Although most developers try to extract information from sources generated by strong entities, I don't currently see the need to follow this pattern, however, just as little not to do it. The points 2d + 2f might be more relevant than the games of engines that are several hundred Elo stronger.

2f. Capacity of the static evaluation function
More complex evaluation functions than those of the own engine, simply cannot be mapped to it. So if the output of the own function has to be adjusted, it will unfortunately be mapped to parameters that improve the fitness output without the parameter actually being the reason for it. I consider this point relevant only in the early stages of developing a scoring function. The issue does not disappear, yet an error in later versions is spread over dozens or hundreds of parameters.

2g. Imbalance
The values to be optimized must not only exist representatively, but must also be unbalanced to the extent that the influence on the measure has a relevant effect.

2h. The result of the game
I see two main aspects that lead to an outcome of a game. Firstly, the theoretical outcome can be considered and secondly, the playing strength of two entities is decisive. Even objectively bad positions are often won by the stronger party. So this point can also be taken into account when selecting training data.

In detail, these points are considered in individual solutions. However, I have not yet seen a concept that attempts to systematically combine the above-mentioned contents or deliberately neglects them.

3. The static evaluation function

The attempt to project the internal scoring system to some form of win probability has probably accompanied chess programming from the beginning. If the engine is not part of the game data, there is no connection between the training data and the scoring function. But this can be forced and is part of the algorithm.

4. Algorithm

4a. The training data is selected by the optimizer.

A freely chosen game database is transferred into the Epd format. This is now, especially in the context of the above, in a raw state. The basic selection mechanism takes into account three quantities.

1. error of the static evaluation (error flat score = efs).
2. error of a "deep" search e.g. depth 1 (error deep score = eds).
3. the result of the game

The data is run through once and the values are determined.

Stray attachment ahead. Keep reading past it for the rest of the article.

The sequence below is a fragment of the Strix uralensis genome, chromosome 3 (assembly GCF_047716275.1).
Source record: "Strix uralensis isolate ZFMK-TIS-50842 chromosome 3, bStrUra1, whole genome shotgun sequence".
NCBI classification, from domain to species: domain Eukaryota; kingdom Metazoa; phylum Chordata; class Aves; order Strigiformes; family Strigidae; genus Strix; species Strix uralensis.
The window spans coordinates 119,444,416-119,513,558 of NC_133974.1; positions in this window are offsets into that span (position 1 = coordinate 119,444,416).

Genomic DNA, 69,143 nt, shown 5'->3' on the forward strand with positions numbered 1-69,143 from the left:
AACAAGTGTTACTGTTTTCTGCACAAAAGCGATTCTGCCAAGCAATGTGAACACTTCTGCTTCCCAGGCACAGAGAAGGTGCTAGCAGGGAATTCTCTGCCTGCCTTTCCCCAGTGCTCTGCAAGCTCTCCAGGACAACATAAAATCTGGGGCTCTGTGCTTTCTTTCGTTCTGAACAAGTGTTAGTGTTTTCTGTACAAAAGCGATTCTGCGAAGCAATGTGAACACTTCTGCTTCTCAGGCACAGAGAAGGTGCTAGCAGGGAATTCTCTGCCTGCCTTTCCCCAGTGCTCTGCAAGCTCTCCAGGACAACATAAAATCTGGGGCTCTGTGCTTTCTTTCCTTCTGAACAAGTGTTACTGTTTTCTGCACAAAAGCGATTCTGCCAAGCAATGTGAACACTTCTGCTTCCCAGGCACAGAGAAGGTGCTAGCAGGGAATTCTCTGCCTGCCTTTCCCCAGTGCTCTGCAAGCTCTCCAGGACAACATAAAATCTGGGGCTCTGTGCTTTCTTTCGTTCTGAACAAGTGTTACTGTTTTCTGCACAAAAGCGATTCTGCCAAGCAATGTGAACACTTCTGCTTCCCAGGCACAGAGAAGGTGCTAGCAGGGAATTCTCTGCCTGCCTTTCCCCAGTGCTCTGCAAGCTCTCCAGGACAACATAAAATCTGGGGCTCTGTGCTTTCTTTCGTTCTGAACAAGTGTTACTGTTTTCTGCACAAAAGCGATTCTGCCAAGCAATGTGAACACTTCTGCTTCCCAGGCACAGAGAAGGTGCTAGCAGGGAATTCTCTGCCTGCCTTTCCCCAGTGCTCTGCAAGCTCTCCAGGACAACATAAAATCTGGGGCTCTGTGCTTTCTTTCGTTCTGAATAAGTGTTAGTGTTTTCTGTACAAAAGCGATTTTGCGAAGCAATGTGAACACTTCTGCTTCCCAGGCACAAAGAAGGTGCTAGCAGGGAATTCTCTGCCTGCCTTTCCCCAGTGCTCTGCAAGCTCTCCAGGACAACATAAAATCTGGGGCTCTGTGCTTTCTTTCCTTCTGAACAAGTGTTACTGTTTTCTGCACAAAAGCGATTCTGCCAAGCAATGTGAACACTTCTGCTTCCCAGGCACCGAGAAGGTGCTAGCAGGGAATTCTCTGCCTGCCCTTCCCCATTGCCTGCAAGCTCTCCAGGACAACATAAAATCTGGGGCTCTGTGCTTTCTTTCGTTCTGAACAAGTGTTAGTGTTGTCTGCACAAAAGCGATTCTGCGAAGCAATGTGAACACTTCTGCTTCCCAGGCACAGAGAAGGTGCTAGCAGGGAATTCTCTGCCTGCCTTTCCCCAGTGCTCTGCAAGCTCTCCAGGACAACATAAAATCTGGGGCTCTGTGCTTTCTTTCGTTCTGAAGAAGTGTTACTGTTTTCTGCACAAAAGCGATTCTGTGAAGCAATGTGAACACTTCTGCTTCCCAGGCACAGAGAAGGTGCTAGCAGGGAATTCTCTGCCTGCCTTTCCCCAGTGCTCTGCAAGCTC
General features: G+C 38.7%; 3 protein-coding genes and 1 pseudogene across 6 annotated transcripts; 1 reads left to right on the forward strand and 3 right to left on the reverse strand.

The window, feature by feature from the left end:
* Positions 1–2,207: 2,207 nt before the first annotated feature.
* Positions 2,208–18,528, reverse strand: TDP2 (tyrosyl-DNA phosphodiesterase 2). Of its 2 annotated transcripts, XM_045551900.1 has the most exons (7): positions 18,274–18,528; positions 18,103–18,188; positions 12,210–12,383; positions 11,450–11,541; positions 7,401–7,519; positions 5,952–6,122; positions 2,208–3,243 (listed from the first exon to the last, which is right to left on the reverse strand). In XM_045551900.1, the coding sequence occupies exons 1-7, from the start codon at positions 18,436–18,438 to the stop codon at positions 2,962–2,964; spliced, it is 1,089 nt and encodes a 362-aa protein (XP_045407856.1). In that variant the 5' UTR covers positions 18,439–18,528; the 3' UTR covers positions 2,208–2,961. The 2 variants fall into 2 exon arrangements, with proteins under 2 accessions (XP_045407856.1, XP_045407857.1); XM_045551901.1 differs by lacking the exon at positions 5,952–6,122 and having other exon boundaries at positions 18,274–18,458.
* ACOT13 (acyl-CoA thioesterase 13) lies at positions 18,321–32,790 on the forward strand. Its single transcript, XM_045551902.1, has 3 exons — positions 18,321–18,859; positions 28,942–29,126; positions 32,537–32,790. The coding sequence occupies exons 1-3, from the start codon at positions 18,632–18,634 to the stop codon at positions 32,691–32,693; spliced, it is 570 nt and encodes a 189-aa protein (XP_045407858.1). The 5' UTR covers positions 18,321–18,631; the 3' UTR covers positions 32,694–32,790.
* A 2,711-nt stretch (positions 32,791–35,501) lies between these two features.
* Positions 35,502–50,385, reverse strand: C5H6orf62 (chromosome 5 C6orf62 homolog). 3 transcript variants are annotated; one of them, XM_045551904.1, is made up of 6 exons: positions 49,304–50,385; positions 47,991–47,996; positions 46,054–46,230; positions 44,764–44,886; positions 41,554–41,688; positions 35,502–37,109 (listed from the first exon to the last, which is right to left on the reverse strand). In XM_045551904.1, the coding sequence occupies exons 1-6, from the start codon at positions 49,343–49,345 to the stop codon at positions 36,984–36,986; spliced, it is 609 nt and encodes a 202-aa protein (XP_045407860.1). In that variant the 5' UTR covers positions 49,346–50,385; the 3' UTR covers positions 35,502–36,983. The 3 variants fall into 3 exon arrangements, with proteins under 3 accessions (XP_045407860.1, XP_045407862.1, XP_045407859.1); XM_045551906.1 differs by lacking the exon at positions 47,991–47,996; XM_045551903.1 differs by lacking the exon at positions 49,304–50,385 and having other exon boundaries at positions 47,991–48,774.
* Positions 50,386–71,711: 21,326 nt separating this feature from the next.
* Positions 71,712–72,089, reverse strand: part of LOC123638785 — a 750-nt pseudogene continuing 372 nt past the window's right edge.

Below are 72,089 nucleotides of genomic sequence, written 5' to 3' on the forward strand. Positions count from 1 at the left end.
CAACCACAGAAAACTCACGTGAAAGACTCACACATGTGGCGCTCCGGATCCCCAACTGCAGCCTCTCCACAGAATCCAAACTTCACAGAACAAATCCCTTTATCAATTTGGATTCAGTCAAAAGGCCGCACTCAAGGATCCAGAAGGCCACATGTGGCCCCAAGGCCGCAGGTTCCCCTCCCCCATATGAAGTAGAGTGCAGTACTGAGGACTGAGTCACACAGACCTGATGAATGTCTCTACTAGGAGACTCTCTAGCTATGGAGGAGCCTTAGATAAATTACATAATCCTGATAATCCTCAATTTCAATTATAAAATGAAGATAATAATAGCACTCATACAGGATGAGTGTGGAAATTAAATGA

The basic condition now is that "eds" < "efs".
I will explain the reason when I explain the fitness function.

Condition: IF ( EDS < EFS ) THEN USE_DATA (part of the base algorithm).

The further thought, which can optionally be used as a parameter, is to extend the condition to minimize the noise in the data.

Optional: IF ( EDS < EFS && ABS(EDS-EFS) < T)

Thus, at least a relationship between the training data and the own evaluation function is already established. (configurable part of the algorithm)

Optional (idea): use for the operation only the parameters that should be optimized. This way you can strengthen the relationship. (this might be a variant of the algorithm)

This process step already addresses the points 2 → a / c / d / f / g

The following information is stored: Fen / result / score of the search
r1bq1rk1/pp1n1pb1/3p1npp/2pP4/2P2P2/2N4P/PP1BB1PN/R1Q1R1K1 b - - 1 "1-0" ce 90

4b. Optimizer search algorithm

For simplicity, I choose a minimizer such as the one you can find at CPW.
This refers to the logic and not to the settings used by the algorithm. (Part of the basic algorithm: cpw local optimization routine). As a variant I consider when the search logic changes.

4c. The output of the static evaluation function is optimized.
Thus, the performance issue should be sufficiently solved.

4c. The fitness function / loss function

The calculation of the MSE (part of the basic algorithm) represents the basic configuration.
Other loss functions are quite conceivable as selectable settings. (configurable part)

...
deepscore = Epd::getEvaluation(entry); // retrieves the score in the string
staticscore = eval(position) // get current vector output